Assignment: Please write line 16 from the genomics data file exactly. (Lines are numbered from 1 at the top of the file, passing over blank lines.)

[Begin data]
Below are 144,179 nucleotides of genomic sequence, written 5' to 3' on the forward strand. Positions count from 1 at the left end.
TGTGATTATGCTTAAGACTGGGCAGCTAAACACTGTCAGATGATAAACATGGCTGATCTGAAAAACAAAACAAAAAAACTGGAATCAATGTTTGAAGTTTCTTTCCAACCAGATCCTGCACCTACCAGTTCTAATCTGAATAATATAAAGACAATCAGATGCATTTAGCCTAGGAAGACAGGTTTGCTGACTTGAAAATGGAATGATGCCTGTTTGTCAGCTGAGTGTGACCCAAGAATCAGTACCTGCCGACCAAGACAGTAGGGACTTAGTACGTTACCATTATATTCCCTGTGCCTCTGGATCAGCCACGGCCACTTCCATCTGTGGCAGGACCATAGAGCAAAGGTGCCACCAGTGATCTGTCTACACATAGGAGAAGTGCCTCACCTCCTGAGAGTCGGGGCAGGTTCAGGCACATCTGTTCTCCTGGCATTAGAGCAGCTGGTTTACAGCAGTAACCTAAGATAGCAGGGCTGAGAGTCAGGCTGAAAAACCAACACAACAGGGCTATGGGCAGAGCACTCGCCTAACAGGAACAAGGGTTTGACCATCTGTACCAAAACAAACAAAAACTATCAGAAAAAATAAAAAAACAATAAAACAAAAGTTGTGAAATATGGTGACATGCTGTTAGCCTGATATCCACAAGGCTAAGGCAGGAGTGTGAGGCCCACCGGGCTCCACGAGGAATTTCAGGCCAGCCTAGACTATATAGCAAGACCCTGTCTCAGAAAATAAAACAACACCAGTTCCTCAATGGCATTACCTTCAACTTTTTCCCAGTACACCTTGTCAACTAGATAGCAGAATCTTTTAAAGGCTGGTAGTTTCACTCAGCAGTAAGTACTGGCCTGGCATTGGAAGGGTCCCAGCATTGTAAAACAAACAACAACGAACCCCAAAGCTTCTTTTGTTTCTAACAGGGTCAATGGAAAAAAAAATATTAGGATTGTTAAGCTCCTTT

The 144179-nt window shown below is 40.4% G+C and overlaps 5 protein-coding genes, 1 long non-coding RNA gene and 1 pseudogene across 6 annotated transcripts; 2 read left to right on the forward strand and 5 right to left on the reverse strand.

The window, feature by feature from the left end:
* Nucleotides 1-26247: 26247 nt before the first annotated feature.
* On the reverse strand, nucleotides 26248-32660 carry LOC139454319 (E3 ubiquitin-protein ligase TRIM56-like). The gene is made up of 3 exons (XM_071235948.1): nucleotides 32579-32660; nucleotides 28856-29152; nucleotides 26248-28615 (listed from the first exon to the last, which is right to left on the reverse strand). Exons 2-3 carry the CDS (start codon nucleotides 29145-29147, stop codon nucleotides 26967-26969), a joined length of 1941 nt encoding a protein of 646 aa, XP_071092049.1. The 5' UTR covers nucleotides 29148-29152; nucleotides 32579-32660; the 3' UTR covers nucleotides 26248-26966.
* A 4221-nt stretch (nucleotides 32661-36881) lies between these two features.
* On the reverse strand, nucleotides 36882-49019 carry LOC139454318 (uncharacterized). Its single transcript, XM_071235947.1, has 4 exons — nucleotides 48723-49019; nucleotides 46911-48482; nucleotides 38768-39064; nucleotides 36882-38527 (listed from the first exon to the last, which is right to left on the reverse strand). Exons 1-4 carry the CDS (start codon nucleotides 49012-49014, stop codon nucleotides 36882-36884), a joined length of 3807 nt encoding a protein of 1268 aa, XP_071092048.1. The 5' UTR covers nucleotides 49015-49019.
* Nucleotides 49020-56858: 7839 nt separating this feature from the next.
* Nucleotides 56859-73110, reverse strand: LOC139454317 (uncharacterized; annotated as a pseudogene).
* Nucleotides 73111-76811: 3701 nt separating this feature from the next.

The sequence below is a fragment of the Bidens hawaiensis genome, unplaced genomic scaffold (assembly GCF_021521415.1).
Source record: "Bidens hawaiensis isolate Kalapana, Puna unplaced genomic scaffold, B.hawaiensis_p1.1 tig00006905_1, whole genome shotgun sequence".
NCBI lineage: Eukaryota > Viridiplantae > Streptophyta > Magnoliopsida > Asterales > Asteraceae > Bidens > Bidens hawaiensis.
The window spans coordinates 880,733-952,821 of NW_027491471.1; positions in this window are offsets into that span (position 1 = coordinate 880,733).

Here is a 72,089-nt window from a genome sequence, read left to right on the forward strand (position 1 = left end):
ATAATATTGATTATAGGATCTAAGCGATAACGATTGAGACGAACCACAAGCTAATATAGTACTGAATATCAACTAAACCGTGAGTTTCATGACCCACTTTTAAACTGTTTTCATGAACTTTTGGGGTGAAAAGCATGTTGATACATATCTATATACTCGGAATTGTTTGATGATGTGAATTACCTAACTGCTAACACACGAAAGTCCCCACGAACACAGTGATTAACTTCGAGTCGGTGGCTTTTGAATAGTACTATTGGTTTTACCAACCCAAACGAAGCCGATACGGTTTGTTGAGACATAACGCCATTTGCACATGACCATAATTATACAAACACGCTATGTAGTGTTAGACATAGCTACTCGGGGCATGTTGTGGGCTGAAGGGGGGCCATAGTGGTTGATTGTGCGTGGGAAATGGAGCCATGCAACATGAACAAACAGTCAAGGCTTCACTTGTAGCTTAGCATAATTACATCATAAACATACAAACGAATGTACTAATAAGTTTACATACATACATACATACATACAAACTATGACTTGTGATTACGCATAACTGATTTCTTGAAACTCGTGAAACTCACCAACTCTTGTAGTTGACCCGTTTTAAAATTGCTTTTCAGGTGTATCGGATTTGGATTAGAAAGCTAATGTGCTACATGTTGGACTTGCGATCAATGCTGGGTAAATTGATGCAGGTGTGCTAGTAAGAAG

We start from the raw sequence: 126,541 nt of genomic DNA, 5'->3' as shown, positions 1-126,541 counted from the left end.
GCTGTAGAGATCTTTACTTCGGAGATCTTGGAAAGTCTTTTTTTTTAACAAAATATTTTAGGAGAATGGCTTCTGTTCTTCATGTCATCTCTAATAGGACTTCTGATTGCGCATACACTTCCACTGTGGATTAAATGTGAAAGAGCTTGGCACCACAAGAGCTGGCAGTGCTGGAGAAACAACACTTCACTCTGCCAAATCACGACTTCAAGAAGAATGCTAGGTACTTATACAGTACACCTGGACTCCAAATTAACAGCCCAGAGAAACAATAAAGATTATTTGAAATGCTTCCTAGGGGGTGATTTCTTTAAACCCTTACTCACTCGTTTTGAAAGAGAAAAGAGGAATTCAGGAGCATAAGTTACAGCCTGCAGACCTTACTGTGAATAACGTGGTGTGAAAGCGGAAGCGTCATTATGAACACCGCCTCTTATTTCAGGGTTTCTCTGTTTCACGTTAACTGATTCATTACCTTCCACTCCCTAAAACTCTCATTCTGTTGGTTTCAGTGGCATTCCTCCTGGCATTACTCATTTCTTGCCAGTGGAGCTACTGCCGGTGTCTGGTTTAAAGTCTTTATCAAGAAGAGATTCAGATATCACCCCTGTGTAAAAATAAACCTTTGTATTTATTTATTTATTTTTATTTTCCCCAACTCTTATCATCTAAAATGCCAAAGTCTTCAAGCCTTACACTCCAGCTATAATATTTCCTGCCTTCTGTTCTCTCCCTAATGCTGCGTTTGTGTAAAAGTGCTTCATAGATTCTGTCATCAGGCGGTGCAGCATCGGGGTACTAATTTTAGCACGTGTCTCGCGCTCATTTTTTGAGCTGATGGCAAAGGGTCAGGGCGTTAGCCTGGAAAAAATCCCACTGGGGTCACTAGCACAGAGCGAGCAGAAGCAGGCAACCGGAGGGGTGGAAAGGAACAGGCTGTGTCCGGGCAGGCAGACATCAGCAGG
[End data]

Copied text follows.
Here is a 72,089-nt window from a genome sequence, read left to right on the forward strand (position 1 = left end):